7) What makes your religion a good fit for you?
I think it's a combination of a number of factors; I am a logical person who is given to appreciation of a mystical element in life. The Baha'i teachings are both: they make a lot of sense and they also appeal to the part of my spirit that searches out mystery. Also, the Baha'i teachings are ecumenical; the oneness of mankind is very important to Baha'i theology. The elimination of all forms of prejudice is vitally important; Baha'is are involved in the life of society inasmuch as we choose areas of service, whether working towards race unity, or gender equity, or economic justice. Such social action is an important part of Baha'i practice.

A great example would be the Tahirih Justice Center, named for one of the heroines of our faith,, which is an initiative in support of women and girls, and which has Baha'i input. My faith encourages independent thought; simply being a Baha'i because your parents might have been is not enough, at least in principle. A Baha'i is a Baha'i from personal choice; the life of the mind is encouraged as connected to the life of the spirit. I would not do well in a faith which expects unquestioning blind adherence, and which includes teachings which are not inclusive of all people, regardless of culture or religious background. Baha'is are comprised of just about every nationality and religious background under the sun; I love this "unity in diversity."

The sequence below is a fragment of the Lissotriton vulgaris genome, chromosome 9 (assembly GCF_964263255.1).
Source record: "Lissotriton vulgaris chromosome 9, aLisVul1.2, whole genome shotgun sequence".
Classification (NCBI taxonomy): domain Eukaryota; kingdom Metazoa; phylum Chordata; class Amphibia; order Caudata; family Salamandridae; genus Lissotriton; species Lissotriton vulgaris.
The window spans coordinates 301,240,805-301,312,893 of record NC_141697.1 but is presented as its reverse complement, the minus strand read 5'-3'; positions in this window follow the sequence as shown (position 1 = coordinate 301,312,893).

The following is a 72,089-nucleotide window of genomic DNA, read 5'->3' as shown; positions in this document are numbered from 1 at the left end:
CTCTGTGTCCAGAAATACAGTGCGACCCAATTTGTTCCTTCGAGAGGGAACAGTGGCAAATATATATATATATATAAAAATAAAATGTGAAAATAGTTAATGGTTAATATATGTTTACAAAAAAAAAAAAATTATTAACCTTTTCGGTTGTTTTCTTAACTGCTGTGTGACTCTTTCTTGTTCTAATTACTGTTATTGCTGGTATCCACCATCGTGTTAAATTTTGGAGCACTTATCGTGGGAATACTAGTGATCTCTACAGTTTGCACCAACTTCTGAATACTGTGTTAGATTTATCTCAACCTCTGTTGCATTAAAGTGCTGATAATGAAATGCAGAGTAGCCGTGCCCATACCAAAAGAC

The Baha'is are a very inclusive faith; that is not to say that we are accepting of an "anything goes" philosophy, because we are not, but we tend to be fairly broad-minded. I also like the grassroots nature of our administration; there are no "power" structures in the traditional sense within the Baha'i faith, at least as I understand it. We are all servants of the faith and servants of humanity; some are called to serve in elected ways, some through appointments, but none are viewed as better than anyone else through such a role.

I find that more comfortable than I would in a structure that permitted campaigning or electioneering; I like the democratic foundation of Baha'i structures.I think it's a good fit for me, also, because of the emphasis on the principle of Beauty. I don't mean the trite, fashion-model beauty of popular culture, but the true, deep, powerful principle of Beauty of the World. I wish I could explain this better, but the Baha'i Faith has a beauty to it that is about the peoples of the world, the blessings of the natural environment...oh, so many things. For example, there are some writings called The Hidden Words which are just magical in their beauty, poetry, and spiritual insight.

Also, I am very drawn to the ideals of justice which are central to the Baha'i teachings. The name of our international guiding body is "The Universal House of Justice." I find that compelling.

It's also a good fit for me because of vision and hope. I can't describe the implicit and explicit nature of how hopeful this faith is when you truly study it, but it helps to give a holistic perspective which allows me to keep from being discouraged by the state of the world. This is not naive optimism but relates to the writings by Shoghi Effendi, the great-grandson of our founder, who had a keen and perceptive understanding of the workings of the secular world, and left us books that help keep a balanced perspective on the times in which we live.